This week marks the 20th anniversary of the International Charter Space and Major Disasters. Founded by ESA, France’s CNES French Space Agency and the Canadian Space Agency, the Charter has been activated 680 times (as of 19 October 2020) to help to respond to disasters in 126 countries, including the earthquake and tsunami in the Indian Ocean in 2004, the earthquake in Haiti in 2010, Typhoon Haiyan in the South East Asia in 2013, and the explosion in Lebanon in 2020.
When disaster strikes, clear timely information is of the essence to saving lives and property. Providing images from space, satellites can be vital for those responding to both natural and human-made emergencies – but the key is also that this is done in a coordinated fashion, which is exactly role of the Charter.
Thanks to the Charter, 67 countries have direct access to a unified system of space data for disaster response.
Since the founding three agencies formally signed the Charter on 20 October 2000, membership has grown to now include 17 space agencies and system operators to provide observation data to disaster management authorities around the world.
The value of the initiative lies in being able to mobilise the agencies and benefit from their knowhow and their satellites through a single access point that operates 24 hours a day, 7 days a week and at no cost to the user.
Charter response efforts have included the massive 7.9 magnitude earthquake in Nepal of 2015, the devastating Typhoon Haiyan in the Philippines in 2013, Haiti’s 2010 earthquake, the Deepwater Horizon oil spill in the Gulf of Mexico in 2010 and the tsunami in Indonesia and Thailand in 2004.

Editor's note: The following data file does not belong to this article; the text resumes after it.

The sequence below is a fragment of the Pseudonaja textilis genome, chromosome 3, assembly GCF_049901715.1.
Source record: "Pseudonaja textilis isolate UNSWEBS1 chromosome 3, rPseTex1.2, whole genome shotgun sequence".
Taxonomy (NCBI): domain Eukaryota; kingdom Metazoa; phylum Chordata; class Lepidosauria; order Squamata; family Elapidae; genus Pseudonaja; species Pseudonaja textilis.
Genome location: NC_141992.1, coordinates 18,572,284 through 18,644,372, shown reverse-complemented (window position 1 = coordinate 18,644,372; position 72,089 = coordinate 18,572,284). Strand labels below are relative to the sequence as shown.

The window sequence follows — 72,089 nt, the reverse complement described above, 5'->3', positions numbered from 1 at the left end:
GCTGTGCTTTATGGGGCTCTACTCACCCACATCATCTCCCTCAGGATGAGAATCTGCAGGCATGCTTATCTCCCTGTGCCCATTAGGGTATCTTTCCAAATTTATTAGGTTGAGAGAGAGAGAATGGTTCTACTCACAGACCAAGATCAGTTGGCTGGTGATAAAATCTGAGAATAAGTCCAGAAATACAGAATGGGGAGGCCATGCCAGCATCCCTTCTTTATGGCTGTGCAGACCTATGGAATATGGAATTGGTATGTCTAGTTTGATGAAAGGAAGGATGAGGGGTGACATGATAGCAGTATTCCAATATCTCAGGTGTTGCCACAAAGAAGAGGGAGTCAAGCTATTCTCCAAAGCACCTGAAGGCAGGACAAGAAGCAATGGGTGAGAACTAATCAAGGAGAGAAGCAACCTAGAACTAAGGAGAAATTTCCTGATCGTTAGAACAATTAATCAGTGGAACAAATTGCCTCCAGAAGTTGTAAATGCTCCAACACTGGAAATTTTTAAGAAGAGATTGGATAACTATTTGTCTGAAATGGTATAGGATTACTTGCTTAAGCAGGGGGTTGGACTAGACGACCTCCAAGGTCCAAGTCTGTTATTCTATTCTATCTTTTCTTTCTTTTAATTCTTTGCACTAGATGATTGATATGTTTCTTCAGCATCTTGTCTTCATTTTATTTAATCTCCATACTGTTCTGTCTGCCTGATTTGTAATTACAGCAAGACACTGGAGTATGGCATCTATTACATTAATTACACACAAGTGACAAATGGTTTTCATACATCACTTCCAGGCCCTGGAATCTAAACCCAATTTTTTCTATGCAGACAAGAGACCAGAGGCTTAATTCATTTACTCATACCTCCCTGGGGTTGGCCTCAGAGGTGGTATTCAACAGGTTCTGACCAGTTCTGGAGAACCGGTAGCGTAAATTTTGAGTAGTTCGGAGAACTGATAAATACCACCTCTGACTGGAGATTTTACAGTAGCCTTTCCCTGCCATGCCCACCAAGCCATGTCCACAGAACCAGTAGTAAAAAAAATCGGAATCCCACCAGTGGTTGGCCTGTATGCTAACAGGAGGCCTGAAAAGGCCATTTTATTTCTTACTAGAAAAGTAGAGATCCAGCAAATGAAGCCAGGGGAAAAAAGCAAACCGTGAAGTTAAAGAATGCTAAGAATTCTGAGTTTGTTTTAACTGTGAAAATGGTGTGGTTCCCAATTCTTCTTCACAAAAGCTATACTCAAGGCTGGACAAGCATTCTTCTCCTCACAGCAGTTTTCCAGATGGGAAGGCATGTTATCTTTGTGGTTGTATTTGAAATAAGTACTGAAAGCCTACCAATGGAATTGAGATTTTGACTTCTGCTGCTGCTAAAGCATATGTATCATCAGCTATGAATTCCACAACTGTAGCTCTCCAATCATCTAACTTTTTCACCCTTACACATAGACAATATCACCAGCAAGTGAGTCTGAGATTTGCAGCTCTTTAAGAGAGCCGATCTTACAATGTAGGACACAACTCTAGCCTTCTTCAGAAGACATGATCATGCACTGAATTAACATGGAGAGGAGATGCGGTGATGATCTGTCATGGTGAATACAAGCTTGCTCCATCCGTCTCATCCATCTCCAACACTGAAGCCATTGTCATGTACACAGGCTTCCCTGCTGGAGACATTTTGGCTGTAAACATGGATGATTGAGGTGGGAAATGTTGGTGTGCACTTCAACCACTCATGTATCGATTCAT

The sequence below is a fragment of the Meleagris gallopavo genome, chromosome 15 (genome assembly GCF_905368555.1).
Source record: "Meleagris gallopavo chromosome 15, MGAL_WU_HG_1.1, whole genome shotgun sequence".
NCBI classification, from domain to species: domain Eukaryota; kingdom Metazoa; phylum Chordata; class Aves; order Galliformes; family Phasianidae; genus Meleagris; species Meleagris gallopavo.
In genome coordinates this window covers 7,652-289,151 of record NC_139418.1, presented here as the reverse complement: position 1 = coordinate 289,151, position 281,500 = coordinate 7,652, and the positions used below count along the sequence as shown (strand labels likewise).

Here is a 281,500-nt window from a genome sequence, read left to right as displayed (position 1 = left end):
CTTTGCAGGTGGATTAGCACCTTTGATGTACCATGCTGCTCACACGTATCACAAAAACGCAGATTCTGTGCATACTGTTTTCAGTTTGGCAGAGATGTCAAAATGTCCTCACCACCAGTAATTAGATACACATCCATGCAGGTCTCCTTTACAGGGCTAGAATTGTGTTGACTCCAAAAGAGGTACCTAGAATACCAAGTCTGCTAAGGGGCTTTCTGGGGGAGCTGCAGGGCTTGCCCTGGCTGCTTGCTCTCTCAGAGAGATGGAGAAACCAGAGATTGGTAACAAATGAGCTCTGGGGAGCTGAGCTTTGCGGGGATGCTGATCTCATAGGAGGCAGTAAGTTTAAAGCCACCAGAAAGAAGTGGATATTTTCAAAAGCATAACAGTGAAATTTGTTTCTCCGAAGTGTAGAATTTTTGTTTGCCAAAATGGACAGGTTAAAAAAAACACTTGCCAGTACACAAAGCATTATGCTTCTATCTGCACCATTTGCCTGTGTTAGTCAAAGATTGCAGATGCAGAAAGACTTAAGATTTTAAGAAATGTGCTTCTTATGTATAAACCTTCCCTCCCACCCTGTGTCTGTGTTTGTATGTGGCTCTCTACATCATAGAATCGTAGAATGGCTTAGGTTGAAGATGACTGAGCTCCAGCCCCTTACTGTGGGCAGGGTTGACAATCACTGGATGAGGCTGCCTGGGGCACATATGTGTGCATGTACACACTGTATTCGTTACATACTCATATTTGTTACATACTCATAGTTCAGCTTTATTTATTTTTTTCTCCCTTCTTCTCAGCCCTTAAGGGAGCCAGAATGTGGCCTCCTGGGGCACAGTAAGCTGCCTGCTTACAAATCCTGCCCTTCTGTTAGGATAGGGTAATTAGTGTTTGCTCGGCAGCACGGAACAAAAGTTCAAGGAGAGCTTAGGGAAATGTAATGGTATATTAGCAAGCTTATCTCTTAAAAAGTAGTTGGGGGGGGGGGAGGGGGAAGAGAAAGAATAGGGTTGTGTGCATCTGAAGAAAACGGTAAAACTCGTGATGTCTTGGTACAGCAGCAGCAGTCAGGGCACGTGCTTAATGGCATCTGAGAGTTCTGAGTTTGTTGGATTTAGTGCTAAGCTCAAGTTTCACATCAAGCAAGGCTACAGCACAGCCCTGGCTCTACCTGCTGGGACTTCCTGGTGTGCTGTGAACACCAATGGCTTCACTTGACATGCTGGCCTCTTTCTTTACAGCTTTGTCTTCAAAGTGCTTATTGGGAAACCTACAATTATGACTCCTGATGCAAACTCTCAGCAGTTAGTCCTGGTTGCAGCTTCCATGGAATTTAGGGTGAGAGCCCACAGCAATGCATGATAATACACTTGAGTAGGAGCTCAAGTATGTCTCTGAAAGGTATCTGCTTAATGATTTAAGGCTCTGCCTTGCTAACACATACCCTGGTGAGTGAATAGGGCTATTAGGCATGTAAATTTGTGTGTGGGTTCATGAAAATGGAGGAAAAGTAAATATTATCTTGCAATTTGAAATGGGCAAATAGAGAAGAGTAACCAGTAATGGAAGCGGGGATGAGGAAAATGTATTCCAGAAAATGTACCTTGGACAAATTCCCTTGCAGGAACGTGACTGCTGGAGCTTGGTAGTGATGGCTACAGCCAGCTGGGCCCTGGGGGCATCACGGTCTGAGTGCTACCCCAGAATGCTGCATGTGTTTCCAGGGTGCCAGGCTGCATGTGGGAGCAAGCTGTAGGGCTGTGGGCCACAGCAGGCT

One of the most recent Charter activations was in response to the huge explosion of ammonium nitrate at a warehouse in the Port of Beirut in Lebanon on 4 August 2020.
Over the last 20 years, the Charter has been activated over 680 times.
In 2017, the Charter team received the prestigious William Thomas Pecora Award for its ‘outstanding support to the global community during times of crisis’, providing free satellite imagery, data and information to the global community during times of crises.
Since it began, ESA has taken the role of Primus Inter Pares a total of six times, the last one being between October 2017 and April 2018. This role of lead, which is taken by a different member every six months, involves coordinating the overall activities of the Charter for the designated period.
Some of the Charter’s major activations have involved Europe’s Copernicus Sentinel satellites.
The EU-funded Copernicus Emergency Management Service – which provides maps free of charge to civil protection agents – cooperates with the Charter in order to avoid duplication, thus ensuring maximum assistance to victims. The maps produced by both services highlight the impact of international disasters and serve as a valuable resource for damage assessment efforts.